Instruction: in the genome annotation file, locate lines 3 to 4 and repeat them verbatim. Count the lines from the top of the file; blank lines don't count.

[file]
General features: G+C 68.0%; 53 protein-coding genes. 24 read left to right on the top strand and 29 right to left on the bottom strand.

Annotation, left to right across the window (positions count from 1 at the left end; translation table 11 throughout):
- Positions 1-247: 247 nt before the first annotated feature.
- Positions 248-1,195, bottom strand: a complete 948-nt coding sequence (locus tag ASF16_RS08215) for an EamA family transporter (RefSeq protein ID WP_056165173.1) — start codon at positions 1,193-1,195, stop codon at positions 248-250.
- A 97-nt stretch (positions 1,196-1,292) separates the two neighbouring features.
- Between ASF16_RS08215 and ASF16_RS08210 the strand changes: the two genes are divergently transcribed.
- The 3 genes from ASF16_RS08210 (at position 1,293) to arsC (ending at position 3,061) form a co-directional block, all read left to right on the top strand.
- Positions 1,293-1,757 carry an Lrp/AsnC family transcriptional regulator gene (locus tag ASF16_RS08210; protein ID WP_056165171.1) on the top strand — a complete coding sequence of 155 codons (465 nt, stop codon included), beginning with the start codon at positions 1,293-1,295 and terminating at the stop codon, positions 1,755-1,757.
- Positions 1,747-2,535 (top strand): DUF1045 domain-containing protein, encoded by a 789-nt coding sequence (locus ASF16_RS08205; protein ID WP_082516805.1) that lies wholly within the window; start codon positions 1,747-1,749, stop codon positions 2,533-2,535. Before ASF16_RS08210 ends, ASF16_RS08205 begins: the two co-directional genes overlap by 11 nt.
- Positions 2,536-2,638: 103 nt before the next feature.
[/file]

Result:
- Positions 1-247: 247 nt before the first annotated feature.
- Positions 248-1,195, bottom strand: a complete 948-nt coding sequence (locus tag ASF16_RS08215) for an EamA family transporter (RefSeq protein ID WP_056165173.1) — start codon at positions 1,193-1,195, stop codon at positions 248-250.